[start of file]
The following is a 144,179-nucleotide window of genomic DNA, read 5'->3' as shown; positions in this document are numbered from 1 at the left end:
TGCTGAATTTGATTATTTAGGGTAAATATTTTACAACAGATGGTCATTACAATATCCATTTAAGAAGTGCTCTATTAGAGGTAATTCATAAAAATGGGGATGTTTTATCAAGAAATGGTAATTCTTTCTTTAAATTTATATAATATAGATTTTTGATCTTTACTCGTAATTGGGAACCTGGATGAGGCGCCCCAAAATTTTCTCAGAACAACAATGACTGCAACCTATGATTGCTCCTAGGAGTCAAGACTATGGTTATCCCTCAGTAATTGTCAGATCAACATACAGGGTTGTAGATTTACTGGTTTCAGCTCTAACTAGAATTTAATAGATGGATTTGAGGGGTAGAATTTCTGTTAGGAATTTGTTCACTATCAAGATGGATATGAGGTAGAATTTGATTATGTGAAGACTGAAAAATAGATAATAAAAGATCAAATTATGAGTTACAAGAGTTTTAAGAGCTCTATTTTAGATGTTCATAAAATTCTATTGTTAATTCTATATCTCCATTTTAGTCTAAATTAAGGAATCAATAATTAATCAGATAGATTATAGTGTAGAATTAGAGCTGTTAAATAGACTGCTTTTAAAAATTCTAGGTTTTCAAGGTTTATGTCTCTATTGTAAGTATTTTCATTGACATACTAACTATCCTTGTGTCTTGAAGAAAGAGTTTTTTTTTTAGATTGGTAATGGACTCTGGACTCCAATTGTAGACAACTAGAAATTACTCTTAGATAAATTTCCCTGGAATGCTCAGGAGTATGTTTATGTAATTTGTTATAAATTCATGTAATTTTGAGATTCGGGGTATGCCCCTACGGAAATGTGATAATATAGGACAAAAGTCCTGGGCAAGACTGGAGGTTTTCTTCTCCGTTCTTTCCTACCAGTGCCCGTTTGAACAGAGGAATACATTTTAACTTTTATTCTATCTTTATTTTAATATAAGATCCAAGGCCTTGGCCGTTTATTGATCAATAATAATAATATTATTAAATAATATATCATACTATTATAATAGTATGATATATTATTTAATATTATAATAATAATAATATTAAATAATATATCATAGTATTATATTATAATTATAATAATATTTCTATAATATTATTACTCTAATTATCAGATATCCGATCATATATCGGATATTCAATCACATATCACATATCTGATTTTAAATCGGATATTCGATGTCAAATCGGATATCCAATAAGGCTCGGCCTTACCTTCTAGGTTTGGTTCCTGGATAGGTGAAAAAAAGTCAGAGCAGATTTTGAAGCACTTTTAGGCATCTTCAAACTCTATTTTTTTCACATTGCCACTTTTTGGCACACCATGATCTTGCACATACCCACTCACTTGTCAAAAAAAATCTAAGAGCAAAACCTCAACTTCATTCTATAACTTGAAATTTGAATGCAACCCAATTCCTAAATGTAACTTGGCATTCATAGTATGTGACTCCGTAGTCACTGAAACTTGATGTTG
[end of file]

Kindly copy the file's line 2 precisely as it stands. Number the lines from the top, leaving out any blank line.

TGCTGAATTTGATTATTTAGGGTAAATATTTTACAACAGATGGTCATTACAATATCCATTTAAGAAGTGCTCTATTAGAGGTAATTCATAAAAATGGGGATGTTTTATCAAGAAATGGTAATTCTTTCTTTAAATTTATATAATATAGATTTTTGATCTTTACTCGTAATTGGGAACCTGGATGAGGCGCCCCAAAATTTTCTCAGAACAACAATGACTGCAACCTATGATTGCTCCTAGGAGTCAAGACTATGGTTATCCCTCAGTAATTGTCAGATCAACATACAGGGTTGTAGATTTACTGGTTTCAGCTCTAACTAGAATTTAATAGATGGATTTGAGGGGTAGAATTTCTGTTAGGAATTTGTTCACTATCAAGATGGATATGAGGTAGAATTTGATTATGTGAAGACTGAAAAATAGATAATAAAAGATCAAATTATGAGTTACAAGAGTTTTAAGAGCTCTATTTTAGATGTTCATAAAATTCTATTGTTAATTCTATATCTCCATTTTAGTCTAAATTAAGGAATCAATAATTAATCAGATAGATTATAGTGTAGAATTAGAGCTGTTAAATAGACTGCTTTTAAAAATTCTAGGTTTTCAAGGTTTATGTCTCTATTGTAAGTATTTTCATTGACATACTAACTATCCTTGTGTCTTGAAGAAAGAGTTTTTTTTTTAGATTGGTAATGGACTCTGGACTCCAATTGTAGACAACTAGAAATTACTCTTAGATAAATTTCCCTGGAATGCTCAGGAGTATGTTTATGTAATTTGTTATAAATTCATGTAATTTTGAGATTCGGGGTATGCCCCTACGGAAATGTGATAATATAGGACAAAAGTCCTGGGCAAGACTGGAGGTTTTCTTCTCCGTTCTTTCCTACCAGTGCCCGTTTGAACAGAGGAATACATTTTAACTTTTATTCTATCTTTATTTTAATATAAGATCCAAGGCCTTGGCCGTTTATTGATCAATAATAATAATATTATTAAATAATATATCATACTATTATAATAGTATGATATATTATTTAATATTATAATAATAATAATATTAAATAATATATCATAGTATTATATTATAATTATAATAATATTTCTATAATATTATTACTCTAATTATCAGATATCCGATCATATATCGGATATTCAATCACATATCACATATCTGATTTTAAATCGGATATTCGATGTCAAATCGGATATCCAATAAGGCTCGGCCTTACCTTCTAGGTTTGGTTCCTGGATAGGTGAAAAAAAGTCAGAGCAGATTTTGAAGCACTTTTAGGCATCTTCAAACTCTATTTTTTTCACATTGCCACTTTTTGGCACACCATGATCTTGCACATACCCACTCACTTGTCAAAAAAAATCTAAGAGCAAAACCTCAACTTCATTCTATAACTTGAAATTTGAATGCAACCCAATTCCTAAATGTAACTTGGCATTCATAGTATGTGACTCCGTAGTCACTGAAACTTGATGTTG